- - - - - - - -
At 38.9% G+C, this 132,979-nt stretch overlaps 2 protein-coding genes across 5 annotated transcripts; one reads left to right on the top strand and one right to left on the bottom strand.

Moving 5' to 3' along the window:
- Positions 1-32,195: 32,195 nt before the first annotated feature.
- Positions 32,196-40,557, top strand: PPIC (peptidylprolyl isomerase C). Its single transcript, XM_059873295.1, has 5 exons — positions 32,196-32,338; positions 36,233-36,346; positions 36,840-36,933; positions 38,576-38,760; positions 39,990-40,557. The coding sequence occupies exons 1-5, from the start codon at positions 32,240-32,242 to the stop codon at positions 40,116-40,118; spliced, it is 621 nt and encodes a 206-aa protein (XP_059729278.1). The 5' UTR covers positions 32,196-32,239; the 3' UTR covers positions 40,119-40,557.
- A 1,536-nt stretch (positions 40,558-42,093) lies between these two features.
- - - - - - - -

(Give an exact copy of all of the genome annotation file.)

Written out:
At 38.9% G+C, this 132,979-nt stretch overlaps 2 protein-coding genes across 5 annotated transcripts; one reads left to right on the top strand and one right to left on the bottom strand.

Moving 5' to 3' along the window:
- Positions 1-32,195: 32,195 nt before the first annotated feature.
- Positions 32,196-40,557, top strand: PPIC (peptidylprolyl isomerase C). Its single transcript, XM_059873295.1, has 5 exons — positions 32,196-32,338; positions 36,233-36,346; positions 36,840-36,933; positions 38,576-38,760; positions 39,990-40,557. The coding sequence occupies exons 1-5, from the start codon at positions 32,240-32,242 to the stop codon at positions 40,116-40,118; spliced, it is 621 nt and encodes a 206-aa protein (XP_059729278.1). The 5' UTR covers positions 32,196-32,239; the 3' UTR covers positions 40,119-40,557.
- A 1,536-nt stretch (positions 40,558-42,093) lies between these two features.